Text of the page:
On January 5, I had packed up early from a shoot in Mumbai. I was looking forward to an early dinner and planned to be in bed by 8:30pm as I had to be back on set at 5:30 the next morning. Habitually, I checked my Twitter and found the timeline littered with tweets by JNU students about an armed attack on campus. I was bewildered. I saw some messages on WhatsApp, too. There was a two-minute video. As it began playing, I, a former student, recognised the location—it looked like the entrance of the girls’ wing of one of the older hostels in JNU. A few female voices were yelling in the video. Then, two figures emerged. Clad in jeans and shirts and with their faces covered, a boy and a girl stood armed with blunt weapons and anonymity. They moved out of frame and, from the depths of darkness, scores of masked boys emerged. As the video began to register shrieks of girls and the sound of glass breaking, the screen went blank. I sat back stunned. This was a campus I have known and cherished deeply. Despite the nonstop vilification by ‘Godi media’ and the BJP IT cell in the last three years, JNU has always meant home, family and safety to me. It took some moments to realise that safety had dissolved. Then with a sickening blow it struck me—where were my parents?
My father said he was home. I called my mother. She was stuck in the car at a barricade, erected by a group of students warning others about the ongoing violence 400m away. I told her to drive out of the campus. Instead, she walked to the north/main gate of JNU. I texted some students I knew on campus—they asked for people to reach the north gate where the Delhi Police was waiting patiently, letting the masked goons run havoc within the campus and thrash people. Where was the vice chancellor and JNU’s private security? Conveniently missing! Despite complaints and video evidence of the violence, the police refused to enter the campus without “court orders”. Apparently, a right-wing mob was with the police, chanting, “Desh ke gaddaron ko, goli maaron saalon ko (shoot those who betrayed the nation)” and “Leftiston ki qabr khudegi, Savarkar ki dharti pe (the graves of leftists will be dug on Savarkar’s land)”.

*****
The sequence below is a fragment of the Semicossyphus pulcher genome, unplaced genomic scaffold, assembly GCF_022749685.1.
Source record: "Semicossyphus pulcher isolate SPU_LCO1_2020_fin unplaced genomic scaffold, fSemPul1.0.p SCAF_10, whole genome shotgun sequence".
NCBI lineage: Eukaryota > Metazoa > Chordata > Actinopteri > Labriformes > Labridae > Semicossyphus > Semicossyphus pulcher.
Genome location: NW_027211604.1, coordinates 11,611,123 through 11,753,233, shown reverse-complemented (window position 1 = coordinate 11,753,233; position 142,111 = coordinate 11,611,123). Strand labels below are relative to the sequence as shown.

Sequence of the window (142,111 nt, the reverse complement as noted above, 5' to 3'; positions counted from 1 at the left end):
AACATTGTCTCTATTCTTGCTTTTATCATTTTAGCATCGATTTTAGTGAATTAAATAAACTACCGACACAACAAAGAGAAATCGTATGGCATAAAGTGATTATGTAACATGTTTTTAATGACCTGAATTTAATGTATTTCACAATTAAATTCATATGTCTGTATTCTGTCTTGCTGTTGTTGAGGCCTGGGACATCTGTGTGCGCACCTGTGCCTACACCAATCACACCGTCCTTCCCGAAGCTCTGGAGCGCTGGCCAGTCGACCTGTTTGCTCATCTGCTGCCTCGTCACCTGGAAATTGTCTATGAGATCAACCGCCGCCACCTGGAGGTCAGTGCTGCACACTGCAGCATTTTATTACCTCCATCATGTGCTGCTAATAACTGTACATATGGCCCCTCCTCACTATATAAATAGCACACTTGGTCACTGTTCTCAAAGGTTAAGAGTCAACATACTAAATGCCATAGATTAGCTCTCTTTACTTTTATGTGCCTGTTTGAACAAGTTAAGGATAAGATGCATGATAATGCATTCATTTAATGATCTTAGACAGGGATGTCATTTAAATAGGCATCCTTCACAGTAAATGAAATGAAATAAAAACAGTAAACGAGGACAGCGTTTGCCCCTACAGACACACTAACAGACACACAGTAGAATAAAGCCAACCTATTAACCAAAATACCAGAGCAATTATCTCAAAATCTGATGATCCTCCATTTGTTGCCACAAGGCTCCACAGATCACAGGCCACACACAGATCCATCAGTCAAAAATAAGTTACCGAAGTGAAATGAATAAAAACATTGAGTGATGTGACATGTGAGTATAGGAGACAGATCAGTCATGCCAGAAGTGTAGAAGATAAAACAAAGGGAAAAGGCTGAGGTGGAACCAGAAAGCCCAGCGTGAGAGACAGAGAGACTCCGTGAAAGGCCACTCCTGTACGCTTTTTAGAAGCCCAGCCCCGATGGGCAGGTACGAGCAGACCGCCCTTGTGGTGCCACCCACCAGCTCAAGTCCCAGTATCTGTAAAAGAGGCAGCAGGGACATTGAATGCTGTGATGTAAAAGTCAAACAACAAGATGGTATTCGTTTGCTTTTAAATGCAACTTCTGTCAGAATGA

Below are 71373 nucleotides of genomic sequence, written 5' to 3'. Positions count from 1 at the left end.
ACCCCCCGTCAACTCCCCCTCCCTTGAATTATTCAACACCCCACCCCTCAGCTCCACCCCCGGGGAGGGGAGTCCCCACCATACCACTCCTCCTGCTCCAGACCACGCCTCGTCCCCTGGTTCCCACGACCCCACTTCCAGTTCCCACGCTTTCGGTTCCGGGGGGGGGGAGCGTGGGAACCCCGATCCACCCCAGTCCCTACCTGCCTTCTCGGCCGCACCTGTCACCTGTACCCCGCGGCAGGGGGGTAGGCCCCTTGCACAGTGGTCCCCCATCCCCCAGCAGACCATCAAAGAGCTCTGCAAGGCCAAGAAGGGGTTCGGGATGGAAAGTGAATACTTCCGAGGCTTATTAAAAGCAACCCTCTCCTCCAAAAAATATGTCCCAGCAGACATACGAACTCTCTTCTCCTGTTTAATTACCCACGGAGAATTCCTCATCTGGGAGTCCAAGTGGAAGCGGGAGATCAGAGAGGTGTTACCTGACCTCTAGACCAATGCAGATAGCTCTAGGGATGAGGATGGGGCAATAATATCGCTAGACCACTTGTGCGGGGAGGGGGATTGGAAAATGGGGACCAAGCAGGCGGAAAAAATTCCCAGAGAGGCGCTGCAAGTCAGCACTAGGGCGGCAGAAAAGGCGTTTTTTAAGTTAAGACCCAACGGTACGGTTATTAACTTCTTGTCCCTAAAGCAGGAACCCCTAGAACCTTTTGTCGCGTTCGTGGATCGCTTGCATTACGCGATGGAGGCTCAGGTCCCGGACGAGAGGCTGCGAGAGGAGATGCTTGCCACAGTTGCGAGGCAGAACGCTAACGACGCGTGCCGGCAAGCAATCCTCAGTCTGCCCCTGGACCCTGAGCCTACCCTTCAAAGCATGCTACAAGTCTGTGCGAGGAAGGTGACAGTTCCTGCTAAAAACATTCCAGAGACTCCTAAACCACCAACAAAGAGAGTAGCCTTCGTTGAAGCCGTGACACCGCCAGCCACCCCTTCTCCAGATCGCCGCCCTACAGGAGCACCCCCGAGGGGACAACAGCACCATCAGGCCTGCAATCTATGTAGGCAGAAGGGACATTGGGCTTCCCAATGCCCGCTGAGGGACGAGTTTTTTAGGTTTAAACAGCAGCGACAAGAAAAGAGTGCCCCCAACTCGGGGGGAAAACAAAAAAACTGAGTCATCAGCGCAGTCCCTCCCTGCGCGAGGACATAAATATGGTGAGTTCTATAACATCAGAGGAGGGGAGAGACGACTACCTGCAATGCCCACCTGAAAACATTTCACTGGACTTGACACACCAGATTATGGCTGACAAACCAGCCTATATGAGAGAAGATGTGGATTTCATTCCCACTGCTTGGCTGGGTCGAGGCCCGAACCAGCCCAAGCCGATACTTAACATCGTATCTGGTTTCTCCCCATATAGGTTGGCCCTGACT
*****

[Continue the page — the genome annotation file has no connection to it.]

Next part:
In a state of utter panic, I made a video, asking citizens of Delhi to gather in large numbers outside the JNU gates to pressure the police to act. I spoke of my parents, and broke down without intending to. I shared it on social media. Electronic media picked it up. The media was outside campus by then. Soon enough, a thousand people arrived at the gate. They began chanting pro-JNU slogans. It was national news. I imagine it must have set phones ringing in the power corridors of Delhi. Eventually, the police (presumably on orders from the relevant person in the home ministry) entered the campus and did a flag march. The ravaging mob, meanwhile, dispersed and hid in the bushes of the sprawling campus. At the main gate, the police also coaxed the mob of about 80 ‘goli maaron’ enthusiasts to go home. They dispersed, sullenly dragging their lathis, but not before attacking an ambulance carrying injured students and roughing up a few journalists. The police watched on, even escorting them away. The pro-JNU protesters began sloganeering outside the gate; inside, teachers and students joined in. Eventually, students forced open the gates, and the citizens trooped in, feeling victorious. The dark night was over. Or, was it just beginning? Would the vandals return? Or, were they quietly among us already? A certain feeling of assurance had departed from the campus forever.
My mother got home at 2am. JNU had been saved—not by the law enforcement agencies, but by the citizens of Delhi and by the media. JNU had been saved by the internet. Suddenly, it made sense why India has had the most number of internet shutdowns in recent times. Information is awakening the citizen’s conscience. The question is: why does it not have the same effect on the government?
The writer is an award-winning Bollywood actor and sometime writer and social commentator.